Aradia is thought to be referenced in the Malleus Maleficarum, also known as The Hammer of Witches, where she is identified as Diana’s daughter Herodias. She is described as a sovereign witch, summoning sorcerers to conspire with her under the night’s guise.

The Witches' Sabbath
The Witches’ Sabbath by Salvator Rosa

This particular text infamously serves as a witch-hunting guide dating as far back as 1486. Its contents were frequently employed to educate individuals involved in witch trials and subsequently prosecute women for over three centuries.

In the Malleus, Herodias is often mentioned alongside Diana, riding with witches on all manner of beasts in their nightly processions to consort with the devil or perform other unholy rituals.

Symbols of Aradia

Symbols of Aradia
Symbols of Aradia

Aradia is commonly associated with the Pentacle, Wand, Chalice, and Sword featured in traditional Tarot decks.

Pentacle: The pentacle is a powerful tool for grounding energy, manifesting intentions, and invoking spiritual protection. It’s often used in ritual work to harness the energies of the natural world and the Elements.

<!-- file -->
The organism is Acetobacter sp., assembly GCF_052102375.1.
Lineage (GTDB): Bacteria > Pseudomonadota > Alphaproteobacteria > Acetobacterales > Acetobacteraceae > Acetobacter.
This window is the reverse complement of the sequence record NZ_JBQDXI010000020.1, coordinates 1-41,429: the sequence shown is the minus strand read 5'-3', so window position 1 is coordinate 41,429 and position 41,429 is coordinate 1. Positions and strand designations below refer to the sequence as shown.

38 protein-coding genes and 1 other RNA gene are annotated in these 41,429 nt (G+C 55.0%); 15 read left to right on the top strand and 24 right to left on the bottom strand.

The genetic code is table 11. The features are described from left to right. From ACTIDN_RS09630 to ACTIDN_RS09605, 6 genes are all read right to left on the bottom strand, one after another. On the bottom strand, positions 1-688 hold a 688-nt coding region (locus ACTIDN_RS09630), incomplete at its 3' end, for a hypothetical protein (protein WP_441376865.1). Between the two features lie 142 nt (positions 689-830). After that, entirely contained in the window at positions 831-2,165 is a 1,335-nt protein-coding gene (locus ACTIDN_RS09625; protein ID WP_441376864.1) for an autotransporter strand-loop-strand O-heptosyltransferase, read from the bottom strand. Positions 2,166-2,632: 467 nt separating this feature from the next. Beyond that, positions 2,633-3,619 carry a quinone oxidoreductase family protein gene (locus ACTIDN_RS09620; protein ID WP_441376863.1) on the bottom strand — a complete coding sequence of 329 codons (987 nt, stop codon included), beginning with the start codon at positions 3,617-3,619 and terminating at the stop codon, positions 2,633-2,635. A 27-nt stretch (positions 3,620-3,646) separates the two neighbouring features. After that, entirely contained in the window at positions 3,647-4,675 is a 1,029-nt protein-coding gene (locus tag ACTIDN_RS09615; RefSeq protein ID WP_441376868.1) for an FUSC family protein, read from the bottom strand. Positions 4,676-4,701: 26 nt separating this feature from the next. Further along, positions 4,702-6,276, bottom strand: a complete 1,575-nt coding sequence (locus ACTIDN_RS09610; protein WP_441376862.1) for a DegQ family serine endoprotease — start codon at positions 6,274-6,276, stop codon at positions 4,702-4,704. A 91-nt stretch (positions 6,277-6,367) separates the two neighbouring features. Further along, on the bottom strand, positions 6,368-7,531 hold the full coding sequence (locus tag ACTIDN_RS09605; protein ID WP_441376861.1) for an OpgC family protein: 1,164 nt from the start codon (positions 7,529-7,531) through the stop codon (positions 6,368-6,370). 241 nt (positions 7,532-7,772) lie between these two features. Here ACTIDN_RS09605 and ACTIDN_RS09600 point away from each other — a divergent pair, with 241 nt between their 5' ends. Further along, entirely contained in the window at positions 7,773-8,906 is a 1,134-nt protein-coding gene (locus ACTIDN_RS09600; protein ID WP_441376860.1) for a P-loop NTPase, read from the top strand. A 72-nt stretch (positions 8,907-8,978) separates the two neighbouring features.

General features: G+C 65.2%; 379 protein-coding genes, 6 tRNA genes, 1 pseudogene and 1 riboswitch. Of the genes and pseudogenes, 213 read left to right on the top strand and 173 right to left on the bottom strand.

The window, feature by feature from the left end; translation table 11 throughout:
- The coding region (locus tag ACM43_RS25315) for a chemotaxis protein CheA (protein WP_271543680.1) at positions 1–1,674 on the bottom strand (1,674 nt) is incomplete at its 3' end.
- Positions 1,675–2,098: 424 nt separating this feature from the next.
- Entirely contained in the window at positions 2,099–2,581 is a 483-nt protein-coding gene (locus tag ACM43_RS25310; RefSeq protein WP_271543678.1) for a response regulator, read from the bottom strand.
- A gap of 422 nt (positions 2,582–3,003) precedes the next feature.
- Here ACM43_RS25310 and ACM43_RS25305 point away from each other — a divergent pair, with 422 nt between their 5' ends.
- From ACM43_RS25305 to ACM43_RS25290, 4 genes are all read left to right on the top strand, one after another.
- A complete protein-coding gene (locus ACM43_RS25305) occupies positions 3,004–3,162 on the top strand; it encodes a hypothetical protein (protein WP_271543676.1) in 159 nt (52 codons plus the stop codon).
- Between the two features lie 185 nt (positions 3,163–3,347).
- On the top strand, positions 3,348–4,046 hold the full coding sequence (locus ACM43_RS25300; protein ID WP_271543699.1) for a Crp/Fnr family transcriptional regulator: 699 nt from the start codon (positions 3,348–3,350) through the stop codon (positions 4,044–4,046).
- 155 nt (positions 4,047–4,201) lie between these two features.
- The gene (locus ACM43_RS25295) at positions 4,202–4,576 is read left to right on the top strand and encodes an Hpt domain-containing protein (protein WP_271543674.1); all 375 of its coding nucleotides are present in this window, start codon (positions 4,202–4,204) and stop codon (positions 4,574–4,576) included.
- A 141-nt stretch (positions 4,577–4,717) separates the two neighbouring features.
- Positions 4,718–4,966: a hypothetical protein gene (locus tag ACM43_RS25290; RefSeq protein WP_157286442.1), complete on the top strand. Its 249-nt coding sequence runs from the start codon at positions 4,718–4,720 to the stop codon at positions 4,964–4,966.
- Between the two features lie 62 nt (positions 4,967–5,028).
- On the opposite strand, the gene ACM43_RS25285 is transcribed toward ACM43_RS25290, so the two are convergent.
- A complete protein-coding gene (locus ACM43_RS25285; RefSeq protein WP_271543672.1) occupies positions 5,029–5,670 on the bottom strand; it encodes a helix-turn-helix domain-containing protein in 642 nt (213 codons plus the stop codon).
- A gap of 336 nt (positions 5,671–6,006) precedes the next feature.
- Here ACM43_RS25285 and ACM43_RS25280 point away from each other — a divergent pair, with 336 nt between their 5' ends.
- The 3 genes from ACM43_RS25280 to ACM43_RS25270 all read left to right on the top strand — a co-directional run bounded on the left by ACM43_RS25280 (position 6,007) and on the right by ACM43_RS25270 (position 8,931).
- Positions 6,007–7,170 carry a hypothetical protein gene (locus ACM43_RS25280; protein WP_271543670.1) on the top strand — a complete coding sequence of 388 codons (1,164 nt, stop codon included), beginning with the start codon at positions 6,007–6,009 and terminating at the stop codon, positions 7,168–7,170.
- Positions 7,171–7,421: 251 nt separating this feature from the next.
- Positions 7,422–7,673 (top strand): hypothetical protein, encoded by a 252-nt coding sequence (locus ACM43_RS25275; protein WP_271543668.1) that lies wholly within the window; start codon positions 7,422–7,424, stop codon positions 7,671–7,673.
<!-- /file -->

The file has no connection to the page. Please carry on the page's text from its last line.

Wand: The wand is a symbol of power, transformation, and the ability to channel energy. It’s associated with the element of Fire and represents the practitioner’s ability to shape and influence the energies around them.


Chalice: The chalice is a symbol of the divine feminine, receptivity, and the element of Water. It represents the womb, intuition, and the nurturing aspects of the goddess. In Aradia’s context, the chalice is used in rituals for communion, blessing, and honoring the cycles of life.

Sword: The sword is a symbol of intellect, discernment, and the element of air. It represents the power of clear thought, communication, and the ability to cut through illusions. The sword is used for protection, cutting ties with negative influences, and asserting one’s will in a focused and deliberate manner.